HLearn cross-validates >400x faster than Weka

weka-lambda-haskellWeka is one of the most popular tools for data analysis.  But Weka takes 70 minutes to perform leave-one-out cross-validate using a simple naive bayes classifier on the census income data set, whereas Haskell’s HLearn library only takes 9 seconds.  Weka is 465x slower!

Code and instructions for reproducing these experiments are available on github.

Why is HLearn so much faster?

Well, it turns out that the bayesian classifier has the algebraic structure of a monoid, a group, and a vector space.  HLearn uses a new cross-validation algorithm that can exploit these algebraic structures.  The standard algorithm runs in time , where is the number of “folds” and is the number of data points.  The algebraic algorithms, however, run in time .  In other words, it doesn’t matter how many folds we do, the run time is constant!  And not only are we faster, but we get the exact same answer.  Algebraic cross-validation is not an approximation, it’s just fast.

Here’s some run times for k-fold cross-validation on the census income data set.  Notice that HLearn’s run time is constant as we add more folds.

k-fold-cross-validation-weka

And when we set k=n, we have leave-one-out cross-validation.  Notice that Weka’s cross-validation has quadratic run time, whereas HLearn has linear run time.

leave-one-out-fast-cross-validation-weka

HLearn certainly isn’t going to replace Weka any time soon, but it’s got a number of cool tricks like this going on inside.  If you want to read more, you should check out these two recent papers:

I’ll continue to write more about these tricks in future blog posts.

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  1. Alp’s avatar

    Congratulations! Been following your work on HLearn and the associated blog posts closely for a while now, I did even play with HLearn at some point. Please keep it up, we have to keep people from using the python machine learning kits… :)

    What are your plans for other learning algorithms in the future?

    Reply

    1. Mike’s avatar

      Thanks! I’m working on 4 things right now:

      1) Proving that a certain algorithm I’ve made based on algebra is in fact a “boosting” algorithm. (Boosting algorithms are really important to machine learning because they are very accurate.)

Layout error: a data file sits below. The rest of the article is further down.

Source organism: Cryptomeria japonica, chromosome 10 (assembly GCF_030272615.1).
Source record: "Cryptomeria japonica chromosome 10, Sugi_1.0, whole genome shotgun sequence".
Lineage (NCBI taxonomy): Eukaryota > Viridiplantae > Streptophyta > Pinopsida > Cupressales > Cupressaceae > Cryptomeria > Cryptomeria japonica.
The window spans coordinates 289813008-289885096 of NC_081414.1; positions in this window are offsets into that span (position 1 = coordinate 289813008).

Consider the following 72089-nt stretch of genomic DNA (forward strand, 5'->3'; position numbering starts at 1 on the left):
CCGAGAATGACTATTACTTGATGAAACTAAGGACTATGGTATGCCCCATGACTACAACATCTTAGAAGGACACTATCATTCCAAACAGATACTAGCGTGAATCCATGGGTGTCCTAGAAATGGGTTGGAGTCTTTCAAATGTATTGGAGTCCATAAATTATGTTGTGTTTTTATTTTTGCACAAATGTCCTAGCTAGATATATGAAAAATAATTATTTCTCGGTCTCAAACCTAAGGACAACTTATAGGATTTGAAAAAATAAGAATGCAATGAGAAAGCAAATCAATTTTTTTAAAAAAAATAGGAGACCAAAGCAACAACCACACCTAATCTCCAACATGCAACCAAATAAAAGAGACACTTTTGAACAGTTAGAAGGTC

2) Working on the Functor -> Monad hierarchy of classes. In particular, the techniques in the “Probabilistic Functional Programming” can be generalized to the way HLearn works and we get lots of cool time saving algorithms from that.

      3) Working on “approximation algebras” and showing that all of the stuff in HLearn can be generalized so that it will work with any learning algorithm. I’m not yet sure how realistic this is yet though.

      4) I’m pretty sure there’s a lot of usability improvements that could be made to make incorporating the algorithms into an average Haskell program almost trivial. I’m mostly just thinking about the ways to do this right now and don’t have a lot of concrete ideas.

      Reply

  2. Carlos’s avatar

    I’m now wondering about bootstrapping and these algebraic ideas. Seems like you should be able to get speedups through the same idea, but by reusing fragments of bootstrap samples?

    Reply

    1. Mike’s avatar

      Yep! It turns out the bagging is a homomorphism as well. There’s several different versions implemented in HLearn, unfortunately they all need better documentation.

      The simplest one is the FreeHomTrainer. For more theoretic details of this model, you can check out my ICML13 paper.

      Next, there’s the somewhat misnamed MonoidBoost type. This is a specific implementation of the Free HomTrainer that selects good default parameters and has been pretty accurate in my informal tests. The downside is that it is only a monoid, and has no other algebraic structure (e.g. group/vector space).

      Finally, there is what’s implemented as the Bagging type. This type subsumes whatever algebraic structure the base models have.

      I should probably write a full blog post describing how to use these at some point.

      Reply

  3. He-chien Tsai’s avatar

    Incredible! you’ve done a big deal for me.
    Before I know this article, I have a hard time to convey the advantages of Haskell to other programmers, who use c++ ,java or something else. But after I show this article, they’re really shocked and opened their mind to functional programming especially Haskell although they still doubt with what the homomorphism and the algebra are all about. But I think this is really a good start for them. I have some mathematic backgroud, so I think I can help you both documentation and programming. let me help if possible.

    Reply

    1. Mike’s avatar

      Thanks! You should checkout the github page. You can help by looking through the documentation and finding things that aren’t clear, or if you want to implement code the easiest place to start is probably by implementing a new univariate distribution. Let me know what sounds best and I’ll give you an outline of small tasks that need doing.

      Reply

      1. He-chien Tsai’s avatar

        Implementing code sounds better because I think my english may be not good enough for elegent documenting.
        please send me emails if needed

        Reply

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